Gone Bananas: Indian-spiced Banana Muffins & Banana Songs
Eats: Not Your Mama’s Banana Muffins
Tunes: Gone Bananas: Our favorite banana songs
Fun Fact(s): Origins of Banana Bread and banana facts site.
We don’t dig on fresh bananas but oh those banana muffins, how they disappear in this house. So much so, that that is what dear daughter requested for her birthday this year, selecting it 6 months in advance. This time, not only did we add the usual Indian twist of cardamom (rather than cinnamon), to make it more festive we added sounf (candy-coated fennel seeds). As we learned with the Christmas Cookies, sounf doesn’t make a melty mess if you put it on straight away (at least not for the max 12 minutes it took to cook any of the cookies/muffins we’ve made).
As usual, first up is to get the tunes playing! This one is a mashup (pun intended) of our favorite banana songs:
- Kicking off off with the catchy ‘I like Bananas (Because They Have No Bones)’ played and sung by the amazing Terry Waldo, with the who literally wrote the book on Ragtime. You’re in for a treat if you catch him live, and if you’re in the NYC area you have a couple chances every week!
- Next up, is the (required!) live version of ‘30,000 Pounds of Bananas’ by Harry Chapin. Such a classic.
- Day-o! ‘Banana Boat Song’ by Harry Belafonte. Of course.
- Steering clear of the awful overly-kiddie versions of ‘Apples & Bananas,’ the Keith Urban version is fun and demonstrates the fun the vowel-swapping each time through!
- … or skip the country and do the nice instrumental version of ‘Apples & Bananas,’ by
- And then: a French version! ‘Les Pommes et Les Bananes!’ by Will Stroet
- Bonus: starring YOU. If you went to camp, or have a current/former girl scout among you, someone knows the Banana Cheer. Get up and do it!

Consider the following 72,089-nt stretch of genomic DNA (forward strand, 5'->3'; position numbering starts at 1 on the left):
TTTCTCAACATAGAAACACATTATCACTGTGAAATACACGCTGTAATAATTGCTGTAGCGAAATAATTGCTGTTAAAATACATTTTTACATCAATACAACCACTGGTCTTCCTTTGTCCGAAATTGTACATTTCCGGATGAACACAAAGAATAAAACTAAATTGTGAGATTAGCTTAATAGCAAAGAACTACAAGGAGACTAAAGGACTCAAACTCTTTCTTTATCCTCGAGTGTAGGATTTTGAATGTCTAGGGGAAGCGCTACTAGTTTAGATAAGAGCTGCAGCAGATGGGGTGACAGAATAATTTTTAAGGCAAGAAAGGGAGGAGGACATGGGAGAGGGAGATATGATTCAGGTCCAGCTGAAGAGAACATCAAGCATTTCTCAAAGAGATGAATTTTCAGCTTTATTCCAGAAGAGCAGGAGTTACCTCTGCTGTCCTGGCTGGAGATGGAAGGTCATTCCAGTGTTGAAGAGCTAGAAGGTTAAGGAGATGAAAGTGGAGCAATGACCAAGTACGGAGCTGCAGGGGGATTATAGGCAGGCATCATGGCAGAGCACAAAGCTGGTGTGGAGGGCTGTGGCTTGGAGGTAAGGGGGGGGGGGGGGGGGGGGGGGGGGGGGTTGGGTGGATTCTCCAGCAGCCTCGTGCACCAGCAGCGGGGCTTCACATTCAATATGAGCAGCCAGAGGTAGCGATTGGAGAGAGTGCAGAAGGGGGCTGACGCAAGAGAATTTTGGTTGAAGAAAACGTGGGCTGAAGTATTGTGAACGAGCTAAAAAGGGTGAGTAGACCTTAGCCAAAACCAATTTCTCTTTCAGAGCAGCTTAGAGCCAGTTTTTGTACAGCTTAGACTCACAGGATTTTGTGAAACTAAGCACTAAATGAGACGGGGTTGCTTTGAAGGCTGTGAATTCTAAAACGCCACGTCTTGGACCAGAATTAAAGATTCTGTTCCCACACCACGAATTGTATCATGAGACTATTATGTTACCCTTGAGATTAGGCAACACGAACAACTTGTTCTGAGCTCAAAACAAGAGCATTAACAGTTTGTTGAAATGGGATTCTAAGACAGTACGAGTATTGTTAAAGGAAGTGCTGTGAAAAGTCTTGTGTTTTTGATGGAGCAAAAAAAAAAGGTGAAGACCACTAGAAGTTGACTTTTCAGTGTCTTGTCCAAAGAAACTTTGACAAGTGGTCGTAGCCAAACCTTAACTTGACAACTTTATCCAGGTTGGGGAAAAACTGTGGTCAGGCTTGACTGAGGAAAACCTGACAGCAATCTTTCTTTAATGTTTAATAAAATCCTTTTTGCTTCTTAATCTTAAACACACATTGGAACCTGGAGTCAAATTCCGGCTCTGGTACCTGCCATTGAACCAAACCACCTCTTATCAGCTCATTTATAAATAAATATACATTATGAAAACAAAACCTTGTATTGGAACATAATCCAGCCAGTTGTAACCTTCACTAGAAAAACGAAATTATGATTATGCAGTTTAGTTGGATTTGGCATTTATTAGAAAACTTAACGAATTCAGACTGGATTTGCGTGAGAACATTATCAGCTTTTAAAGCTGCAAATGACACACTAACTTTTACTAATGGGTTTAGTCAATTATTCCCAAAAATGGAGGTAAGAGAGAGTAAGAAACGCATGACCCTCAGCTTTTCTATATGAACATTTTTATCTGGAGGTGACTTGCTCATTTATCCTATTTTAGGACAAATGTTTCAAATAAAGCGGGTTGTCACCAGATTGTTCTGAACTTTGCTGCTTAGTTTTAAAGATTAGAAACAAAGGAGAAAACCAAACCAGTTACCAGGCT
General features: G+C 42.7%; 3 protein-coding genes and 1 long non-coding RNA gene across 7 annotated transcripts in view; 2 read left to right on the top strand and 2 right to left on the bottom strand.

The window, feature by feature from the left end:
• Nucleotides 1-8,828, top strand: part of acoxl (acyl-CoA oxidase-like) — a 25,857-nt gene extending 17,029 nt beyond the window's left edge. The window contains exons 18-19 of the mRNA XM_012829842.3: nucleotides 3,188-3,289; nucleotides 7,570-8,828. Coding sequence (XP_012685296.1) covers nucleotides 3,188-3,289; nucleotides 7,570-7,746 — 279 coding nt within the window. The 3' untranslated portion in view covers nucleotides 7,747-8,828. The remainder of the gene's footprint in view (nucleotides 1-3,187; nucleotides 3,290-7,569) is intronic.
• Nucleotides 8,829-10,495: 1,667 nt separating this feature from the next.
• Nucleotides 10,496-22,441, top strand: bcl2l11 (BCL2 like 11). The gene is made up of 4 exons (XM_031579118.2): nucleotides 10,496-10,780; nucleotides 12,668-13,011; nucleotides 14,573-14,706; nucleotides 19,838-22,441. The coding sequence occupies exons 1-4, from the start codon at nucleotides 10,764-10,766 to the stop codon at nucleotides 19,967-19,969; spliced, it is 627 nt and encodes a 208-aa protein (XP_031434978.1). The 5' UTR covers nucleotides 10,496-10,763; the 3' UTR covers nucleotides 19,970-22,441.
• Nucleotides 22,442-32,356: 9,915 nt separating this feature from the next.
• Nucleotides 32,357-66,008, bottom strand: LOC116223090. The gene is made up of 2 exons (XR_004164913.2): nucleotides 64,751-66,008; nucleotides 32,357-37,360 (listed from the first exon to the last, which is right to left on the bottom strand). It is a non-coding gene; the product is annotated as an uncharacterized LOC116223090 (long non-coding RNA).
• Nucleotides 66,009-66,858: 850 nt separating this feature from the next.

I started off thinking I wouldn’t have a fun fact, but now I can’t choose!
Only 130 days ’till national Banana Bread Day (Feb 23rd)! Yes, apparently that’s a thing!
And here’s a whole page of fun facts, which is part of the publicity for the book The Banana Police.I think my favorite is the very first listed: “The scientific name for banana is musa sapientum, which means ‘the fruit of the wise men.'” I’d love to know more about how that name came about but I’ll have to look into that another time.
Lastly, according to Wikipedia, banana bread’s origins are debated: either a byproduct of the Great Depression (resourceful housewives not wanting to throw away overripe bananas), or developed in corporate kitchens to promote baking soda and flour products. I’ve always wondered if zucchini bread, carrot and apple cakes were related and I’ll have to look into that another time, too.
Not Your Mama’s Banana Muffins
- 2 large ripe bananas, mashed (approximately 1 1/2-2 cups)
- 2/3 cup sugar
- 1/2 tsp cardamom powder
- 2 eggs (large/jumbo)
- 1/3 cup sunflower oil
- 2 cups all purpose flour
- 2 tsp baking powder
- 1/4 tsp baking soda
- 1/2 tsp salt
- optional toppings: saunf* or a pinch of brown sugar
- Preheat oven to 350.
- Remove & discard skins of banana and mash them in a medium bowl.
- Add sugar and cardamom powder and mix until combined.
- In another medium bowl, beat 2 eggs until combined, add sunflower oil and whisk until combined.
- Combine the contents of both bowls into one, mixing until combined, but don’t over-mix.
- In the empty bowl, combine the dry ingredients (flour, baking powder, baking soda and salt).
- Add one to the other, combining but careful not to over mix.
- Scoop batter into mini-muffin silicone molds (un-greased), filling nearly full.
- Top the muffins as desired (or not).
- Bake for about 10 minutes, or until a toothpick comes out clean. (I find that ovens vary on this, even between my toaster oven and big one)
- * Saunf is candied fennel, commonly eaten after meals in India to freshen breath and aid digestion.
- Baking time: I find that even between my toaster oven and normal oven baking times vary. We prefer them nice and soft/fluffy, and if you, do, too check the muffins before they brown too much!
- The original recipe asks to sift the flour but I’ve never bothered to do that we love the results without it.
- The original recipe also asks to add the wet ingredients into “a well” made into the try ingredients, but having tried both ways, I see no actual difference so just mix it any which way — just careful not to over-mix.